The Association of Leading Visitor Attractions, ALVA, has released the 2019 visitor figures for its members, showing a 5.59% increase in visitor numbers.
ALVA is pleased to be able to reveal details of how many visitors each of its member attractions saw last year.
There was an average increase of 5.59%, and the British Museum remains the most visited of its members. The report also shows that winter attractions have been key for operators wanting to encourage all-year-round visits and that dinosaur-themed attractions remain hugely popular.
Visitor numbers on the up in 2019
Following the coronavirus pandemic, attractions are reopening across the UK and will also benefit as a reduced VAT rate of 5% comes into effect as of today (15 July 2020). Visitor figures for its member attractions increased by an average of 5.59% on the numbers for 2018. In Scotland, the number rose by an average of 10.41%.
In total, 144,969,157 visits were made to the top 266 ALVA sites in the UK. This is compared to a total of 138,823,297 visits in 2018.
Top of the leaderboard once again is the British Museum in London, which was visited 6,239,983 times in 2019, up 7% from the previous year. This is thanks, in part, to its strong exhibition programme for the year, including Munch, Manga and Troy.
London-based attractions did well overall, with a total of 70,305,076 visits, an increase of 4.15%. The Top 10 most visited attractions in ALVA’s report are all in the capital.
A well-loved array of attractions
Bernard Donoghue, Director of ALVA, commented: “These figures demonstrate how popular and well-loved our fantastic array of visitor attractions are, and of their significance to local, regional and national economies.
“All of our members, however, face a very difficult future and exceptionally challenging times and so ALVA is making a special request of the public to spend their precious time and money at their local visitor attraction, to help them to survive and recover.”
“More than ever the public will be the saviours of the UK tourism industry and all of our members warmly welcome them to visit and show why our museums and galleries, historic houses and gardens, cathedrals and palaces, castles and zoos, safari parks and heritage sites, theme parks and churches aren’t just important to the economy but also to our physical and mental well-being too.”
Some key figures
London’s Tate Modern and Tate Britain climbed the list last year, while the National Gallery still holds 3rd place. The Natural History Museum had a successful year with the blockbuster installation, the Museum of the Moon, and is in 4th place, while Tim Peake’s Soyuz spacecraft returned to the Science Museum which saw an increase of 4%.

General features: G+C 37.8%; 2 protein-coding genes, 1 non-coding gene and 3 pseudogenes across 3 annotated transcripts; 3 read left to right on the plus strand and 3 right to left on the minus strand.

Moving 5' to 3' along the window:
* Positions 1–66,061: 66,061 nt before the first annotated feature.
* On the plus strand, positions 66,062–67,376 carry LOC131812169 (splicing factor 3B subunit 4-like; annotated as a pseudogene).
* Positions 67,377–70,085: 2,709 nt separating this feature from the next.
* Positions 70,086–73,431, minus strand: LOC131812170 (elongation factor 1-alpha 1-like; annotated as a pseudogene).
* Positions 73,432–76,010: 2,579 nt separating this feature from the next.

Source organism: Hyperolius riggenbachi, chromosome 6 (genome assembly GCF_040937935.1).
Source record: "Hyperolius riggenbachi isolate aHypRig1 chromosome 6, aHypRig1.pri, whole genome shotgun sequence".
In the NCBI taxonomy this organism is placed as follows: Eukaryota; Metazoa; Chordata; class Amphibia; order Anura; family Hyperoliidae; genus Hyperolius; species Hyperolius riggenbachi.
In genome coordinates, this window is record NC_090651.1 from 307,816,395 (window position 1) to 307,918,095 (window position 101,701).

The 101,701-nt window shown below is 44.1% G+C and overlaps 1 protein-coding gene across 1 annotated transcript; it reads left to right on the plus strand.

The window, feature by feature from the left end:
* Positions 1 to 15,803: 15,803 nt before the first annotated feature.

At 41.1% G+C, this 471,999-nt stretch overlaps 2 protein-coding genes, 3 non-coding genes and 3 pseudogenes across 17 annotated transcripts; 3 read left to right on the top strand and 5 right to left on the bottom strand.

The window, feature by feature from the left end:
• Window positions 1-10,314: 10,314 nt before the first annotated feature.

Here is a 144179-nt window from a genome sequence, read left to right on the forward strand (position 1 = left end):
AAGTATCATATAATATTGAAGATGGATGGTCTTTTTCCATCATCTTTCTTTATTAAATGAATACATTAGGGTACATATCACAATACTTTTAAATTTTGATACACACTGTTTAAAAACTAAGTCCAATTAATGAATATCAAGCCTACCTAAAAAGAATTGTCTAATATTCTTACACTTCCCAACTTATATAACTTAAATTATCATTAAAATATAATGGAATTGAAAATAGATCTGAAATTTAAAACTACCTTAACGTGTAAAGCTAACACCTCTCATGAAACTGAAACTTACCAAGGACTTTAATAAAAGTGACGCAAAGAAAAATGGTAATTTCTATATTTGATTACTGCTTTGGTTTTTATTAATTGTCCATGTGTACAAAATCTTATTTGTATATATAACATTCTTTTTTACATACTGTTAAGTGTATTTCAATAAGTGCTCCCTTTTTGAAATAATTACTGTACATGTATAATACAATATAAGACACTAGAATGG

Royal Museums Greenwich moved up to 9th place after hosting The Moon, its most well-attended exhibition since 2015 and Kew Gardens also saw a boost in numbers thanks to a blockbuster exhibition by glass artist Dale Chihuly. Overall the RHS Gardens had a good year, especially RHS Garden Wisley which increased its attendance by 15.1%.
Other London successes were the Museum of London Docklands, which hosted the Secret Rivers exhibition, Eltham Palace and Gardens which held an enchanting light, colour and sound experience, and Old Royal Naval College with its newly-conserved Painted Hall.
The most visited attractions outside London were in Scotland, with the National Museum of Scotland in 12th place, Edinburgh Caste in 13th and Kelvingrove Art Gallery and Museum moving up to 15th. Other top Scottish sites include Kelvin Hall, Glencoe Visitor Centre, Brodick Castle & Country Park, Hill House and Haddo House.
The most visited attraction in England outside London was Chester Zoo, which is in 14th place with more than 2 million visits. Meanwhile, Stonehenge is in 20th place, making it the most popular Heritage site outside London.
In Northern Ireland, Giant’s Causeway had 998,014 visits, Titanic Belfast had 828,017 visits and Ulster Folk & Transport Museum reported an increase of 18% to 172,712 visits.
“Our members have some great plans for the rest of 2020,” says Donoghue. “In London – the V&A will be reopening Kimono, which was well-received critically but forced to close after just 2 weeks.
“Tate opens on July 27 and the British Museum will reopen later in summer, autumn shows include the Citi exhibition Arctic: culture and climate and Tantra: Enlightenment to Revolution. These were postponed from the spring.
“The National Gallery opened with Titian, which has been extended until January 17, and hotly anticipated Artemisia that was due to open in April will open on October 3 until January 24, 2021, and the Royal Academy will open on July 16 with the five-star exhibition, Picasso and Paper, being extended until Sunday, August 2.”
The full list of 2019 visitor figures is available to view here.
Last month, Donoghue spoke to Blooloop about the COVID-19 crisis and the response of UK attractions.